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Judge finds Oregon governor’s coronavirus restrictions on religious gatherings ‘null and void’

Gov. Kate Brown (Oregon Department of Transportation/WikiCommons)

A Baker County judge on Monday ruled that Gov. Kate Brown’s restrictions on religious gatherings were “null and void” because her emergency order amid the coronavirus pandemic had exceeded its 28-day limit.

Circuit Judge Matthew Shirtcliff granted 10 churches that had sued the governor a preliminary injunction, finding they had shown “irreparable harm” from the deprivation of the right to freely exercise their religions.

“The governor’s orders are not required for public safety when plaintiffs can continue to utilize social distancing and safety protocols at larger gatherings involving spiritual worship,” he ruled.

He found that the churches can take necessary social distancing precautions, just as grocery stores and other essential businesses have done. He also ruled that the injunction was in the public’s interest, allowing people the right to freely worship and the ability to restore economic viability.

“This court understands that the current pandemic creates an unprecedented crisis in the state as well as in our country,” Shirtcliff said, speaking from the bench in a videoconference hearing. He said he must protect public health concerns against the constitutional right of freedom of worship.

Attorney Marc Abrams, representing the governor, urged the judge to put a hold on his ruling until the state Supreme Court could review it.

The governor’s office will file Monday asking for “rapid review” by the state Supreme Court, Abrams said. The governor will cite the importance of Brown’s emergency restrictions on social gathering due to the ”loss of life, spread of the disease,” Abrams said. He also noted that most states in the United States have taken actions similar to that of Brown.

“There’s evidence that this is working and the hardship balance calls at least for the court to stay its order to allow for legal review and in the interest of maintaining the status quo,” he argued.

But the judge denied the request.

Ten churches from across the state had asked the court to find that the governor’s social distancing order infringed on their religious freedoms.

“If we’re risking our lives to go to church, if we survive great,’’ said Salem-based attorney Ray D. Hacke, who had filed the motion. “If we die, then we’re going to heaven. If we want to take that risk, then it’s on us.”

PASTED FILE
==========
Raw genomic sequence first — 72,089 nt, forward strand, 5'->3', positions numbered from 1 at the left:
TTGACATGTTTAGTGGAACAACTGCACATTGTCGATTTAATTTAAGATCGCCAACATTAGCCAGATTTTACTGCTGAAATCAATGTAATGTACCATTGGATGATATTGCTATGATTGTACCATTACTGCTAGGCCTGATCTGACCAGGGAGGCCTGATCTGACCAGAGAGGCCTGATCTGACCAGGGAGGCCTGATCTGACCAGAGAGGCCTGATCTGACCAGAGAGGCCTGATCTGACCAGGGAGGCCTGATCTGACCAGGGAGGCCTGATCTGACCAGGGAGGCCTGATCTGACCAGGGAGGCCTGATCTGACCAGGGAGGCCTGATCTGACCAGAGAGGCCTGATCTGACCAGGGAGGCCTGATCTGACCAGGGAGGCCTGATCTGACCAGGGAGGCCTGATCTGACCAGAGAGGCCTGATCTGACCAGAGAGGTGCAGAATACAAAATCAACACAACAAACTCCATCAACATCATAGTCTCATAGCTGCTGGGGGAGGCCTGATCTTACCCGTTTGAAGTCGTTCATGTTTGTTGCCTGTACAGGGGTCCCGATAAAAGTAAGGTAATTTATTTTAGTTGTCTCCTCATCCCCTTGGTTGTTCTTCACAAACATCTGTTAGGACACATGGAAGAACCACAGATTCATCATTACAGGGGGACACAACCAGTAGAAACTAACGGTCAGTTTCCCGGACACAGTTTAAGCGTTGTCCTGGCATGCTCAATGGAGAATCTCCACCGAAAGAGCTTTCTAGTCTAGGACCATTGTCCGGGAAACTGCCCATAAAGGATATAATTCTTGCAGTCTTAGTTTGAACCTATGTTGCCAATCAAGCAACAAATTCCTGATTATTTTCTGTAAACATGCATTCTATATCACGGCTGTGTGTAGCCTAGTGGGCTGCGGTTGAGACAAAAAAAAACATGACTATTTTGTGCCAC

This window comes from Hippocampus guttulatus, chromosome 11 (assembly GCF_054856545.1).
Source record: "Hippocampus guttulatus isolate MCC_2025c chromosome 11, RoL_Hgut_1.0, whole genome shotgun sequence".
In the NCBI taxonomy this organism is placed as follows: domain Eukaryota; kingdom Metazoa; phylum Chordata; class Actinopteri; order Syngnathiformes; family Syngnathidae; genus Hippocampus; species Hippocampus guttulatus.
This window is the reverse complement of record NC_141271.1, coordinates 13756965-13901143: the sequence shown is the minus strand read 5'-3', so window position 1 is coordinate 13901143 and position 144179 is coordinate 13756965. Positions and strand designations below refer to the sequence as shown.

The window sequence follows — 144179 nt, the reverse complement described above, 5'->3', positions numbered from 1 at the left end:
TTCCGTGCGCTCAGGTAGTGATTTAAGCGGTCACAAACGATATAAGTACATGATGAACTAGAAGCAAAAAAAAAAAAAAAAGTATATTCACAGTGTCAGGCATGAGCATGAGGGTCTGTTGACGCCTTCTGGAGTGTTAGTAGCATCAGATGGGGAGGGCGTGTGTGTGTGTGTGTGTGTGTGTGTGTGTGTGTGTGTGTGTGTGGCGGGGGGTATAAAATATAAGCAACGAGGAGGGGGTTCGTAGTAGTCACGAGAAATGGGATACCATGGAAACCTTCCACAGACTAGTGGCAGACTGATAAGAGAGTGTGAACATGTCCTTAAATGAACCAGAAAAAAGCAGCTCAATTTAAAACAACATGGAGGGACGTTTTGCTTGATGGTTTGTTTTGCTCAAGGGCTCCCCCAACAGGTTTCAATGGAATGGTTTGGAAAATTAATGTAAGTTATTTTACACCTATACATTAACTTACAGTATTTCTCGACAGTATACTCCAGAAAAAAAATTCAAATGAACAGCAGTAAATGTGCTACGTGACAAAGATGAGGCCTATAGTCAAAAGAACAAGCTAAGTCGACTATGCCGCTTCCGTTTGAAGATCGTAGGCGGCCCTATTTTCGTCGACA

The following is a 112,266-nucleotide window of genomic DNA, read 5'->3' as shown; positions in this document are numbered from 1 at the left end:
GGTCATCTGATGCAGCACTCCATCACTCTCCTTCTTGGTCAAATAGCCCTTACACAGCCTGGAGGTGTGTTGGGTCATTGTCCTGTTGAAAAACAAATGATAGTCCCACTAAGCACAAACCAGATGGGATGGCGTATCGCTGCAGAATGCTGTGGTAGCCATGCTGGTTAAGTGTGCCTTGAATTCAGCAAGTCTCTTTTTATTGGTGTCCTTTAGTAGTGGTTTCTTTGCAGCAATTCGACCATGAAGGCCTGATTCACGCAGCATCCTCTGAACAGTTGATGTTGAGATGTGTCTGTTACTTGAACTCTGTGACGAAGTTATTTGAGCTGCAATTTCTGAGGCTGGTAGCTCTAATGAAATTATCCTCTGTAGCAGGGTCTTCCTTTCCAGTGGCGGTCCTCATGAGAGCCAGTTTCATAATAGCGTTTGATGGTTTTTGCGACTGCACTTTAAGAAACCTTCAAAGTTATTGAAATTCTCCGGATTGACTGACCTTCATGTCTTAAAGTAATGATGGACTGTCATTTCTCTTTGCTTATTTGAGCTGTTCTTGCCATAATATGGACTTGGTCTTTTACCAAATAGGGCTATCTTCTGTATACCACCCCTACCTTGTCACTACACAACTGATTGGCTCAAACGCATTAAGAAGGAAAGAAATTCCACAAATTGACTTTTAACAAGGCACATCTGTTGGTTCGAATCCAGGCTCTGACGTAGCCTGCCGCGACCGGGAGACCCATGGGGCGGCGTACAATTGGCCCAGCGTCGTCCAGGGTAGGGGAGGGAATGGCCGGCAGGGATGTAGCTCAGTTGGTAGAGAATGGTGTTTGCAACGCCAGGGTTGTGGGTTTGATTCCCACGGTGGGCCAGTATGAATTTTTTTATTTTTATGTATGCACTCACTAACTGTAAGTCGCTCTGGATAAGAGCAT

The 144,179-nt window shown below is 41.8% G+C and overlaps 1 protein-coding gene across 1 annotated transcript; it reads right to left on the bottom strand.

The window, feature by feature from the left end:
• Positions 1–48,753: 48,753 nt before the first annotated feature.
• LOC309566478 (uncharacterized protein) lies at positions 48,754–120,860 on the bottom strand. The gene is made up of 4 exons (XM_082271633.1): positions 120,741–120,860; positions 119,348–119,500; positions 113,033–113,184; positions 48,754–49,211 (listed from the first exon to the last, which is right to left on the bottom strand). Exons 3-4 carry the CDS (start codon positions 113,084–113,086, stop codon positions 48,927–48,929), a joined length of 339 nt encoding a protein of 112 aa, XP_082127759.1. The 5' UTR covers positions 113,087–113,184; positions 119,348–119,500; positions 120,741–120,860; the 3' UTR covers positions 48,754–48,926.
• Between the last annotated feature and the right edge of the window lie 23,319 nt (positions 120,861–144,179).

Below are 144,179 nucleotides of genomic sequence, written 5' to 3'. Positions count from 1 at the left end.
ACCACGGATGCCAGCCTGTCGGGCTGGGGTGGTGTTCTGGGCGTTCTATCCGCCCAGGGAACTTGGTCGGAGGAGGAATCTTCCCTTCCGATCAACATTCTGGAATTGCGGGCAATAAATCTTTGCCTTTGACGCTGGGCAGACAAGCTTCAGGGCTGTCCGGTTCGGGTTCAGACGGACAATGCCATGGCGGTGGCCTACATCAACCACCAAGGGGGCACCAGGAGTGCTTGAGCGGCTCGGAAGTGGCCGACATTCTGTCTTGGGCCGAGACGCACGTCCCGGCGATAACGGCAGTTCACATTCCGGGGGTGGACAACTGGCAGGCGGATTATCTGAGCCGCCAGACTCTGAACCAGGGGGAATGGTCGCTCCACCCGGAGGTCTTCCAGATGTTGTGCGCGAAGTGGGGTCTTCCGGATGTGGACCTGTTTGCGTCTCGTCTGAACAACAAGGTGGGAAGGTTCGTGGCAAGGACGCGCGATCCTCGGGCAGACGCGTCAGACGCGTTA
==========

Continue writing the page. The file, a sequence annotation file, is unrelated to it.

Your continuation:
Hacke filed the lawsuit earlier this month on behalf of the nonprofit group Pacific Justice Institute, which takes on religious liberty cases. It’s representing the churches and 21 individuals. The churches are in Baker City, Bend, Camas Valley, Klamath Falls, Lincoln City, Newberg, Portland, Roseburg and Salem.

They have so far respected the governor’s order banning gatherings of more than 25 people and discouraging Oregonians from being around more than 10 people at a time, according to Hacke.

But the churches no longer believe such an order is justified, the suit says.

Brown earlier this month had modified the order, allowing social gatherings of up to 25 people with social distancing for counties with state-approved reopening plans.

But the churches said that’s not sufficient.

“If a congregation has 250 members, what are they going to do? Hold 10 services? That’s just not realistic,’’ Hacke said. “It’s an infringement on religious liberty.’’

The governor’s office urged the suit be dismissed, arguing that public health is paramount.

“The Executive Orders issued by Governor Brown are not designed to hinder any specific faith, not designed to impede worship any more than any other activity that, by the mere act of gathering in large numbers, puts lives at risk. They are designed to keep Oregonians alive and to stop the spread of COVID-19,” Abrams argued in court filings. “And they have been working. In large part because of the Governor’s Executive Orders, the deaths in Oregon have been tragic, but relatively limited.”

Abrams took issue with Hacke’s quote about parishioners willing to take their own risks. “But when behavior endangers others, it is not just a matter of individual choice and is, instead, a threat to public health,” Abrams wrote.

Plaintiffs successfully argued that ORS 443.441 limits declared public health emergencies to 14 days, or up to 28 days maximum, and because COVID-19 is a public health crisis, that limitation applied.

But the governor’s attorney argued that Brown declared a state of emergency under a different state law, ORS 401.165, which is not limited to any particular time period and continue indefinitely.

The churches named as plaintiffs in the suit are: Elkhorn Baptist Church in Baker City, Calvary Chapel Newberg, Calvary Chapel Lincoln City, Calvary Chapel Southeast Portland, New Horizon Christian Fellowship in Klamath Falls, Camas Valley Christian Fellowship, Peoples Church in Salem, Prepare The Way religion nonprofit ministry in Bend, Bend Community Church, Covenant Grace Church in Roseburg.

Conservative activist Kevin Mannix, former legislator and gubernatorial candidate, on behalf of the nonprofit group Common Sense Oregon, also filed a motion to intervene in support of the churches’ suit against the governor.

In a similar case brought in California, a federal judge ruled this month that state and local stay-at-home orders were a valid exercise of emergency police powers and didn’t violate a church’s constitutional rights. The judge in that case noted that the U.S. Supreme Court more than 100 years ago upheld the government’s right to exercise police powers to promote public safety during a public health crisis.


© 2020 The Oregonian